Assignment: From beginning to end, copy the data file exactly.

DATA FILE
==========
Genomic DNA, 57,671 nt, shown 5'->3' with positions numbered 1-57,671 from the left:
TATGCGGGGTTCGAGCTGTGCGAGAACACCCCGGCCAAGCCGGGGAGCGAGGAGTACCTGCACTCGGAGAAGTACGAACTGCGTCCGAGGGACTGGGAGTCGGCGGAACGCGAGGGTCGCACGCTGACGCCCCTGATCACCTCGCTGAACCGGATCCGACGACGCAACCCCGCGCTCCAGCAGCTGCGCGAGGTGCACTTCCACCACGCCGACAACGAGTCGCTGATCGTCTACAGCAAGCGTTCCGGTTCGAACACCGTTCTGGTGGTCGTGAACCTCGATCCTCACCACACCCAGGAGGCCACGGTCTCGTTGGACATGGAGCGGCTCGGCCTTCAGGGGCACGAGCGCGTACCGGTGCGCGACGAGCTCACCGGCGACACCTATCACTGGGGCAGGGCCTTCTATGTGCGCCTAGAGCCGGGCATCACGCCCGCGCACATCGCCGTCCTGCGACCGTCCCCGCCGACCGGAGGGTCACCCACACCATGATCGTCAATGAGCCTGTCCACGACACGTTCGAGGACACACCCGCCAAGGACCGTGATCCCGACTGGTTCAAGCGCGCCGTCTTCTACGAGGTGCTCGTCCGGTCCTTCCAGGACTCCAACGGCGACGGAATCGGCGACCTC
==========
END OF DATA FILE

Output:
Genomic DNA, 57,671 nt, shown 5'->3' with positions numbered 1-57,671 from the left:
TATGCGGGGTTCGAGCTGTGCGAGAACACCCCGGCCAAGCCGGGGAGCGAGGAGTACCTGCACTCGGAGAAGTACGAACTGCGTCCGAGGGACTGGGAGTCGGCGGAACGCGAGGGTCGCACGCTGACGCCCCTGATCACCTCGCTGAACCGGATCCGACGACGCAACCCCGCGCTCCAGCAGCTGCGCGAGGTGCACTTCCACCACGCCGACAACGAGTCGCTGATCGTCTACAGCAAGCGTTCCGGTTCGAACACCGTTCTGGTGGTCGTGAACCTCGATCCTCACCACACCCAGGAGGCCACGGTCTCGTTGGACATGGAGCGGCTCGGCCTTCAGGGGCACGAGCGCGTACCGGTGCGCGACGAGCTCACCGGCGACACCTATCACTGGGGCAGGGCCTTCTATGTGCGCCTAGAGCCGGGCATCACGCCCGCGCACATCGCCGTCCTGCGACCGTCCCCGCCGACCGGAGGGTCACCCACACCATGATCGTCAATGAGCCTGTCCACGACACGTTCGAGGACACACCCGCCAAGGACCGTGATCCCGACTGGTTCAAGCGCGCCGTCTTCTACGAGGTGCTCGTCCGGTCCTTCCAGGACTCCAACGGCGACGGAATCGGCGACCTC